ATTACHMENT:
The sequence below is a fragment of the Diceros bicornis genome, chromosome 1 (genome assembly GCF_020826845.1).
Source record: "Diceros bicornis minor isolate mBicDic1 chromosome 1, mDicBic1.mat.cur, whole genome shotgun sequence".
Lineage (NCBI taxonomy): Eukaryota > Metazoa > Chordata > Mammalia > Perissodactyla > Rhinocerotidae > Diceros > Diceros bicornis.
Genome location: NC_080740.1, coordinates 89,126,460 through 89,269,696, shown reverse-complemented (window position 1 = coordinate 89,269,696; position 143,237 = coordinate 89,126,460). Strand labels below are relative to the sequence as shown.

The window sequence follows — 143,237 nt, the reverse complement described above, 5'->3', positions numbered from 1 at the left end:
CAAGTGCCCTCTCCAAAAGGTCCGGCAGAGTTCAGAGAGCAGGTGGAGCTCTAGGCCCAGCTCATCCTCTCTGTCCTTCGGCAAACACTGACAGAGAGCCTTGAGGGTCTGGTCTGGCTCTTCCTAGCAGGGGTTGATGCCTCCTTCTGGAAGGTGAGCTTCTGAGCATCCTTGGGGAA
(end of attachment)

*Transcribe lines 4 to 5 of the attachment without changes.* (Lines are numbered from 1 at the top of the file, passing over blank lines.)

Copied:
Genome location: NC_080740.1, coordinates 89,126,460 through 89,269,696, shown reverse-complemented (window position 1 = coordinate 89,269,696; position 143,237 = coordinate 89,126,460). Strand labels below are relative to the sequence as shown.

The window sequence follows — 143,237 nt, the reverse complement described above, 5'->3', positions numbered from 1 at the left end: